RNA extraction and quantitative real-time PCR (qRT-PCR) assay
Total RNA was isolated from cells using the Qiagen RNeasy Mini Kit in combination with on-column DNase treatment (Applied Biosystems, Foster City, CA, USA). A High Capacity RNA-to-cDNA Kit (Applied Biosystems) was used to synthesize the first strand of cDNA. qRT-PCR was performed using the Power SYBR Green PCR Master Mix (Applied Biosystems) with gene-specific primers. Primer sequences are listed in the Supplementary material (Table S1).
Western blot analysis
The cells were washed twice with cold PBS and then harvested for Western blotting. Cells were lysed in cold RIPA buffer containing protease inhibitors. Approximately 40 µg of total protein was separated by 10% SDS-PAGE, and then transferred to polyvinylidene difluoridemembranes. The membranes were then blocked and incubated with the following primary antibodies overnight at 4°C: PAD2 (Proteintech, Rosemont, IL, USA); PAD4 (Sigma-Aldrich); GSK3β (Cell Signaling Technology, Danvers, MA, USA), p53 (Bioworld Technology, Nanjing, China), caspase 3, cleaved caspase 3, caspase 8, cleaved caspase 8, caspase 9, and cleaved caspase 9 (Cell Signaling Technology), and glyceraldehyde-3-phosphate dehydrogenase (Santa Cruz Biotechnology, Santa Cruz, CA, USA) was used as a loading control. The membranes were washed and then incubated with horseradish peroxidase-conjugated secondary antibodies. The signals were visualized using an Enhanced Chemiluminescence Detection Kit (Pierce Biotechnology, Rockford, IL, USA).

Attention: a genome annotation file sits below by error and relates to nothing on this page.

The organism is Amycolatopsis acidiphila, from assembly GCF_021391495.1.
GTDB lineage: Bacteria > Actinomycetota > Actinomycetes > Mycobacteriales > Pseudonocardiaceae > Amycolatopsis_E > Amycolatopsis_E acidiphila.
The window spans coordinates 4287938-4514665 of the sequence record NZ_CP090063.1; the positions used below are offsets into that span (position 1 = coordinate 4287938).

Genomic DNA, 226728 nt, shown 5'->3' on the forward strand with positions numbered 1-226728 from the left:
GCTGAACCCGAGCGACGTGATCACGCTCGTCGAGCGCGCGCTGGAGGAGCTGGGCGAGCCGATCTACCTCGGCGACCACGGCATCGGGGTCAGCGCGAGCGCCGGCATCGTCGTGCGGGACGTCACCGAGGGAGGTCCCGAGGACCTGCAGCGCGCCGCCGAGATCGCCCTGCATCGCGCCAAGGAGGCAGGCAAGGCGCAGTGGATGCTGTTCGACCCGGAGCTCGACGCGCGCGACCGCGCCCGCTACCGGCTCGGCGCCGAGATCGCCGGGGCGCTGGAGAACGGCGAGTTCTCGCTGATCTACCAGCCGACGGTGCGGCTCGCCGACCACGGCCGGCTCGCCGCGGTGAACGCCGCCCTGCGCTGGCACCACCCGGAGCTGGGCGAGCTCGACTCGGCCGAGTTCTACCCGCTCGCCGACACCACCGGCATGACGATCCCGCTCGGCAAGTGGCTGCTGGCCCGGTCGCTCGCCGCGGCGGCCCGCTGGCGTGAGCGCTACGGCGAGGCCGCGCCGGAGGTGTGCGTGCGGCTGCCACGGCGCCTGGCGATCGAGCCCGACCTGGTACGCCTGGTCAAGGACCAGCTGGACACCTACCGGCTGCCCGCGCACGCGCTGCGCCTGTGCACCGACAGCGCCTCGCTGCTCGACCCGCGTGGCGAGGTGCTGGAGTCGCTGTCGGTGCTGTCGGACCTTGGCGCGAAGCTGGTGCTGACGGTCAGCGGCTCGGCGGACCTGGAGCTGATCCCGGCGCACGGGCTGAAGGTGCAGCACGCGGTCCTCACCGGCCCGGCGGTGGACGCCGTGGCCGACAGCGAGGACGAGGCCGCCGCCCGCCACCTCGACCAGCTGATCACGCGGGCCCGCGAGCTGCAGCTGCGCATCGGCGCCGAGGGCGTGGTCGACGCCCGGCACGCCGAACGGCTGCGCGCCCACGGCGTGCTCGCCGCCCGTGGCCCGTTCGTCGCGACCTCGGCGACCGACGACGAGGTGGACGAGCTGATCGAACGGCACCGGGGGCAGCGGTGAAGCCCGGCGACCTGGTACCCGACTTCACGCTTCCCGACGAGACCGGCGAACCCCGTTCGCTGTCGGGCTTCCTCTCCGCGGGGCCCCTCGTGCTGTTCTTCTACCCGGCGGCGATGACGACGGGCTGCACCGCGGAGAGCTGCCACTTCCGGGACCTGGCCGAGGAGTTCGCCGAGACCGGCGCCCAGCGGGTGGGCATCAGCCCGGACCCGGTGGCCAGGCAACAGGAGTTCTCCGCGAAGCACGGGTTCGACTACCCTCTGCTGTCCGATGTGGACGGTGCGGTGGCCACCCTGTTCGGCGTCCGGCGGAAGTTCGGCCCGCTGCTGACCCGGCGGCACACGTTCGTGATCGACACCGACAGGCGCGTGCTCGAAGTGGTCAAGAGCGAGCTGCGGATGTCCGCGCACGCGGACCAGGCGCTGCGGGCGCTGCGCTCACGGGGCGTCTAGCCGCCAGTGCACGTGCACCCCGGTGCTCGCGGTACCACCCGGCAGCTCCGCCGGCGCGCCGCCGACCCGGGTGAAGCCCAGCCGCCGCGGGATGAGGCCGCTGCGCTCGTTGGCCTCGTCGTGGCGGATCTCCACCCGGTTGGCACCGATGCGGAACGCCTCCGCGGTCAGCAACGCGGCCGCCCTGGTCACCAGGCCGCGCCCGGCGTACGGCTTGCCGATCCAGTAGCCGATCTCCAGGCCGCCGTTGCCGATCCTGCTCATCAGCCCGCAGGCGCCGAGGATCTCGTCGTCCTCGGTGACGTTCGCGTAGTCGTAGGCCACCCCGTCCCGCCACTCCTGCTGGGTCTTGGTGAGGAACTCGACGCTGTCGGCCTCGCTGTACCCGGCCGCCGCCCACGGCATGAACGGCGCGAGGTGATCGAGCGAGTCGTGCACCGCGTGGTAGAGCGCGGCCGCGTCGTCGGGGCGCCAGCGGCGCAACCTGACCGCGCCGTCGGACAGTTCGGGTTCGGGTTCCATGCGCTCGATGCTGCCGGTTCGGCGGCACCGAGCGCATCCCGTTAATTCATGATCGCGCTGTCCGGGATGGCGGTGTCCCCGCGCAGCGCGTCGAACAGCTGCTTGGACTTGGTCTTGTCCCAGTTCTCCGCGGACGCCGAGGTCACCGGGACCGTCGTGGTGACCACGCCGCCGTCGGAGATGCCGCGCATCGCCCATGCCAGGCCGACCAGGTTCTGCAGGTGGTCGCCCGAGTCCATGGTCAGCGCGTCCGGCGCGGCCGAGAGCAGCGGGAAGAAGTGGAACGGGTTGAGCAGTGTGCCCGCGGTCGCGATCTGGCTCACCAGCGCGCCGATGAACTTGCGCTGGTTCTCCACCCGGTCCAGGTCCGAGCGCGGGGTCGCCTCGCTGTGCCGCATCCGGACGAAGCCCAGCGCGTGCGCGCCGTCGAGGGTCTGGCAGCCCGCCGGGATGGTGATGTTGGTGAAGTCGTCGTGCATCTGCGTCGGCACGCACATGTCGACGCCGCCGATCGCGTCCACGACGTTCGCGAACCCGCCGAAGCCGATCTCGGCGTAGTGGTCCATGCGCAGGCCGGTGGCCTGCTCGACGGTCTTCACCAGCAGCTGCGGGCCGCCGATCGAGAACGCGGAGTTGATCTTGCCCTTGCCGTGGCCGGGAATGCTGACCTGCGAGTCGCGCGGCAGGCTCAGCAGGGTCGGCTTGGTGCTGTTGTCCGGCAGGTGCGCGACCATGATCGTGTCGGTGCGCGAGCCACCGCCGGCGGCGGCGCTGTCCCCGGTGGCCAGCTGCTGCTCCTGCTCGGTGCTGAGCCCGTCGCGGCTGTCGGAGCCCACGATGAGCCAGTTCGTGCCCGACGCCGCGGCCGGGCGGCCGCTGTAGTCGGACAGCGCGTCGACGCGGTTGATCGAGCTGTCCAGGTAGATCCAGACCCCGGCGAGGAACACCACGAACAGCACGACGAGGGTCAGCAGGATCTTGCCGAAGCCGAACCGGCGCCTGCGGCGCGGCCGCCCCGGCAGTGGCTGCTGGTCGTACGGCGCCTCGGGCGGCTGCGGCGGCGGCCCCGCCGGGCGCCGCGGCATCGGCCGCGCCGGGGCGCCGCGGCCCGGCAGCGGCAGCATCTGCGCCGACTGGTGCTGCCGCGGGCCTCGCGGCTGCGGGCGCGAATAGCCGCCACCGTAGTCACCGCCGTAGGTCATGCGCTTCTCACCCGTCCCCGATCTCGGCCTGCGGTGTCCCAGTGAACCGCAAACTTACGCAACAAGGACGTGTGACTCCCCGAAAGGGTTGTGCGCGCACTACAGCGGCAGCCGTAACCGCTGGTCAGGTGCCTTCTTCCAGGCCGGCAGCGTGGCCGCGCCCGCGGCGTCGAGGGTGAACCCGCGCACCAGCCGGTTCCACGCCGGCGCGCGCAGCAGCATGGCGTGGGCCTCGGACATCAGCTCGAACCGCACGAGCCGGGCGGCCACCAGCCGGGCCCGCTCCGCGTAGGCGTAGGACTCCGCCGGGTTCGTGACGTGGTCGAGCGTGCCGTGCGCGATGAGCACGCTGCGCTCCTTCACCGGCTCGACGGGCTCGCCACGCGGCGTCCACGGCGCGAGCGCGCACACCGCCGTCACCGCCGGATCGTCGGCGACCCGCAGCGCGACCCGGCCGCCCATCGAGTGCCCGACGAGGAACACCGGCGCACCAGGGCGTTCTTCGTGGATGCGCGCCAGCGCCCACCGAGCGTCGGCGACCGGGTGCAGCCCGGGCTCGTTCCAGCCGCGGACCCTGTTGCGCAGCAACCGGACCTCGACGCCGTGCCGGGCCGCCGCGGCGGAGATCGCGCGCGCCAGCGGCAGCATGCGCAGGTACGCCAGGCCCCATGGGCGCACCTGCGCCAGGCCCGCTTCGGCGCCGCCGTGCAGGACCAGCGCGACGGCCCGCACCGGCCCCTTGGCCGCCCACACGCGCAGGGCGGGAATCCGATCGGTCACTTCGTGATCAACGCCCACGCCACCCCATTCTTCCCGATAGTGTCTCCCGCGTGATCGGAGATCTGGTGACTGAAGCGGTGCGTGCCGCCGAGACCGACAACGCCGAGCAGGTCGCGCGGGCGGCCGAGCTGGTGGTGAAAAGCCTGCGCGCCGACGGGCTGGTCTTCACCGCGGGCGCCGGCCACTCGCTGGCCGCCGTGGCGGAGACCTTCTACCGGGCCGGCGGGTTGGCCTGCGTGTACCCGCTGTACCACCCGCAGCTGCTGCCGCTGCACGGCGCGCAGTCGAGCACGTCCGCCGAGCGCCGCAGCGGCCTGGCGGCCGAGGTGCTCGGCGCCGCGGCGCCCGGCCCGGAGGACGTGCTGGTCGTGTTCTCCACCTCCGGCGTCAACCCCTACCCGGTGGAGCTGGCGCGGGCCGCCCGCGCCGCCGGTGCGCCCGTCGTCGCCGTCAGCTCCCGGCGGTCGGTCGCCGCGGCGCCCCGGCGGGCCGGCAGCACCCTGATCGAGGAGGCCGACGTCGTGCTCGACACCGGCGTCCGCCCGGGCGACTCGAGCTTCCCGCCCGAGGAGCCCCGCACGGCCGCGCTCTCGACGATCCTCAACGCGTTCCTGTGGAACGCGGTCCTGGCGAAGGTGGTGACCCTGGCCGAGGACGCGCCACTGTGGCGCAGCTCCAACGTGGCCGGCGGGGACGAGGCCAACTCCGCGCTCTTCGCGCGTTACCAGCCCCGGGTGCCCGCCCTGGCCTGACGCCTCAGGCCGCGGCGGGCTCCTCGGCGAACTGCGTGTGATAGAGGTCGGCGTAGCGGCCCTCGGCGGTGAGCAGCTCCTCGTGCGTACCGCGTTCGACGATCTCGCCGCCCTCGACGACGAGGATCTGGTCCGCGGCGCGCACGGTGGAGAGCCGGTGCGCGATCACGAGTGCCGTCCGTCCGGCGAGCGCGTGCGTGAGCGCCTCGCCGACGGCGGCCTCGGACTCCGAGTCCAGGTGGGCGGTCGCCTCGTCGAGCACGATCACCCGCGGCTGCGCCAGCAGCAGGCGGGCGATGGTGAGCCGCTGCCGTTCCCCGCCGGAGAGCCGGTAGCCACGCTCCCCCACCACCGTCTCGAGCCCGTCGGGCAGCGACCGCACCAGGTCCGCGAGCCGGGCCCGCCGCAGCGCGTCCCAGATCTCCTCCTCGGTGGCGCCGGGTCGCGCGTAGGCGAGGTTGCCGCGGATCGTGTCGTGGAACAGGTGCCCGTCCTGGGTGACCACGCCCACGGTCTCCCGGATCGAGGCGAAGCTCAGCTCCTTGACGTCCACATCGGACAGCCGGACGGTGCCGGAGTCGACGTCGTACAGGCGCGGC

Apoptosis evaluation by flow cytometry and TUNEL assays
Apoptotic cells were detected using the Annexin V-fluorescein isothiocyanate (FITC) Apoptosis Detection Kit (Yeasen, Shanghai, China). Briefly, cells were cultured in RPMI-1640 with 10% FBS overnight in 60-mm dishes. After treatment with 10 µg/mL ADR for 48 hours, cells were washed and then cell pellets were re-suspended in ice-cold binding buffer. Subsequently, 5 µL Annexin V-FITC solution and 5 µL dissolved propidium iodide (PI) were added to the cell suspension. After gentle mixing, samples were incubated for 10 minutes in the dark at room temperature. A FACScan flow cytometer was applied to quantify cellular apoptosis. Cells were considered apoptotic if they were Annexin V-positive/PI-negative, while double-positive cells either reflected necrosis or late apoptosis. For TUNEL, cells were grown on glass slides in 12-well plates, followed by fixation with 4% paraformaldehyde. TUNEL staining was performed with a TUNEL Apoptosis Detection Kit (FITC) (Yeasen) according to the manufacturer’s instructions. Following TUNEL staining, cells were washed and then blocked with 4% BSA for 5 minutes at room temperature. Nuclei were visualized by DNA staining with Hoechst stain (1 µg/mL). The images were captured using a Carl Zeiss (Oberkochen, Germany) lens. TUNEL positive signal was counted from randomly selected fields.
Cells were grown on glass slides in 12-well plates, then fixed with 4% paraformaldehyde and permeabilized with 0.1% Triton X-100. After blocking, cells were incubated with primary antibodies against Flag and GSK3β. Then Fluor 555-conjugated goat anti-mouse secondary antibody (Invitrogen, Carlsbad, CA, USA) or Fluor 488-conjugated goat anti-rabbit secondary antibody (Invitrogen) were employed to detect fluorescence. The nuclei were stained with DAPI (Vector Laboratories, Cambridgeshire, UK). Representative images were collected with LSM 510 laser scanning confocal microscope (Carl Zeiss).
Cell proliferation assay